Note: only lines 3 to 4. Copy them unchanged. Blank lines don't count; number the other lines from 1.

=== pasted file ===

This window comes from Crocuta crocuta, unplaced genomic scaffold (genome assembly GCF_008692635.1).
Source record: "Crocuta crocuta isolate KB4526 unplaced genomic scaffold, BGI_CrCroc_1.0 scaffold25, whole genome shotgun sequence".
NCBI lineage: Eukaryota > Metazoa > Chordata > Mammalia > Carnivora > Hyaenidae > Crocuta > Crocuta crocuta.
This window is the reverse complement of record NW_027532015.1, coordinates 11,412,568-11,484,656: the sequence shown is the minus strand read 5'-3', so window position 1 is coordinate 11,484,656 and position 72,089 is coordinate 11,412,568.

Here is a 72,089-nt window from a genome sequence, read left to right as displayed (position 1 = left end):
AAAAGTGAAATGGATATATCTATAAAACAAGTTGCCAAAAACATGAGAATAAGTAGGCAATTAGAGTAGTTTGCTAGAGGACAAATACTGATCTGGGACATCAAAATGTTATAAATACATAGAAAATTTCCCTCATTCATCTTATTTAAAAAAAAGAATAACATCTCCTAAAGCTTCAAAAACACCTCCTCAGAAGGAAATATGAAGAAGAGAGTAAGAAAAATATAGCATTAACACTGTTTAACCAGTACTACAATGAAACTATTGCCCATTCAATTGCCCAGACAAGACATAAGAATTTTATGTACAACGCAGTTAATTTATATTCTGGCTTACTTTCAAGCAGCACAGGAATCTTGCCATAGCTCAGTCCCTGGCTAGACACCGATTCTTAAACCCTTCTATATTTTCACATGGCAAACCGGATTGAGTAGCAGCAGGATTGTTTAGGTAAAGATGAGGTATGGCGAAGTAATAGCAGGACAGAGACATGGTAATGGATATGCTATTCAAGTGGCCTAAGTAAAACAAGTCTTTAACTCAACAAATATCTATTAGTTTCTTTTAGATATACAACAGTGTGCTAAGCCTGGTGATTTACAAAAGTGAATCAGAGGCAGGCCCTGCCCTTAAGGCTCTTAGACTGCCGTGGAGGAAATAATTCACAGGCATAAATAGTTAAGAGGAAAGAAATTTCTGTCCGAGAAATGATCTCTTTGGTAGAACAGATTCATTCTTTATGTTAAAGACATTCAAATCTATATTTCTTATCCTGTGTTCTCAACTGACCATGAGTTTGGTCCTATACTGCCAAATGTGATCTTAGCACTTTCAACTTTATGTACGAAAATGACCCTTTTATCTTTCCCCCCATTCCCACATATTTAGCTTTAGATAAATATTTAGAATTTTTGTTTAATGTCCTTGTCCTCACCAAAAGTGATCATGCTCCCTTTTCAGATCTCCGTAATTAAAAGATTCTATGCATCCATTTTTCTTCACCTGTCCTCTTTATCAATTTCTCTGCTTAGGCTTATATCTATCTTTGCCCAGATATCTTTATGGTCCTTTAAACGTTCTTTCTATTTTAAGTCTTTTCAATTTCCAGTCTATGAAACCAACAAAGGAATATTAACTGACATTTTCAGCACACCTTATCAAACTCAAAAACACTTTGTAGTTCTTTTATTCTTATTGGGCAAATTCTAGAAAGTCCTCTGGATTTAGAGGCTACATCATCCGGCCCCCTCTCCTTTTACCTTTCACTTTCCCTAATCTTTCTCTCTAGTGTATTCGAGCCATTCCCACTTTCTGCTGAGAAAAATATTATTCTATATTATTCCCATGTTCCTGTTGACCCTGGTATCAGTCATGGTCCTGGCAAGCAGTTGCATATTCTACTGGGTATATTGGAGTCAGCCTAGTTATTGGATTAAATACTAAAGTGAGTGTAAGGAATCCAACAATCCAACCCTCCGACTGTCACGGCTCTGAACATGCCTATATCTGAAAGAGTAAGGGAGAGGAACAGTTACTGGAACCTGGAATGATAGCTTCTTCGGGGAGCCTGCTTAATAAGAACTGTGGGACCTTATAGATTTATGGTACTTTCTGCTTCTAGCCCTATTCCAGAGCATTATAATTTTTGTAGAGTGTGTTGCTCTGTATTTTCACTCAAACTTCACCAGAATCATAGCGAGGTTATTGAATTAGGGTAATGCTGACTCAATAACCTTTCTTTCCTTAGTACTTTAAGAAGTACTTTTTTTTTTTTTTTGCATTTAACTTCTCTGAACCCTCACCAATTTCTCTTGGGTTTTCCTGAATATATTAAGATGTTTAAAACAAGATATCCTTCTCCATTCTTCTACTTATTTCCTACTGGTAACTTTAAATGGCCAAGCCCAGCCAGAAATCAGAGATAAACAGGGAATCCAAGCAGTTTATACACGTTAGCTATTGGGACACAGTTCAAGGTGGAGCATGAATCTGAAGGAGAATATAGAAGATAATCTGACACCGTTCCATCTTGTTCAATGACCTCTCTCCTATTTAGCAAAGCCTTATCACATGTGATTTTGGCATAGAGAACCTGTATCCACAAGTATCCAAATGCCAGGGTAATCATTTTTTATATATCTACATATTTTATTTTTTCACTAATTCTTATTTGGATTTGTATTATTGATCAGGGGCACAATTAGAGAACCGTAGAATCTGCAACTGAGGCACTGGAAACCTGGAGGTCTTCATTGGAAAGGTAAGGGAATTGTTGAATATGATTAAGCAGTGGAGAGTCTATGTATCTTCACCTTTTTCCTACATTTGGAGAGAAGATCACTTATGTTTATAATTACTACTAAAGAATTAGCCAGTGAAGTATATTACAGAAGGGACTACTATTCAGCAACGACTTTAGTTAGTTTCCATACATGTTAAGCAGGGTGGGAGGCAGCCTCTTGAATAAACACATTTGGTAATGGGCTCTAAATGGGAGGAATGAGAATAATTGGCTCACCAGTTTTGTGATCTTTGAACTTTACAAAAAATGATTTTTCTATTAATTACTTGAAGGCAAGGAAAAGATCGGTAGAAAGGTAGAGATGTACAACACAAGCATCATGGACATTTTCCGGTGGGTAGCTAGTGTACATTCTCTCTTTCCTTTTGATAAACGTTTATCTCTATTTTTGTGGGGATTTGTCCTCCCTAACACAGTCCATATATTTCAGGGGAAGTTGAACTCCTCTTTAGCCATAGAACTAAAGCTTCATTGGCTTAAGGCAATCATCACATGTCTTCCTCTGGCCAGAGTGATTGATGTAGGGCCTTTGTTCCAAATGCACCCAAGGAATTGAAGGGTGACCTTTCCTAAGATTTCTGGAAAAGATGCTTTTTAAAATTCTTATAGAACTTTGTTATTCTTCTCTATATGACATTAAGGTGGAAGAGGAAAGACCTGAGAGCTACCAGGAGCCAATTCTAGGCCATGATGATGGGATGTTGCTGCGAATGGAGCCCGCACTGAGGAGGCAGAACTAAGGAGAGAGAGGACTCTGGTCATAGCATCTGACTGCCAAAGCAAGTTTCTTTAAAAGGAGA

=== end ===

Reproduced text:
NCBI lineage: Eukaryota > Metazoa > Chordata > Mammalia > Carnivora > Hyaenidae > Crocuta > Crocuta crocuta.
This window is the reverse complement of record NW_027532015.1, coordinates 11,412,568-11,484,656: the sequence shown is the minus strand read 5'-3', so window position 1 is coordinate 11,484,656 and position 72,089 is coordinate 11,412,568.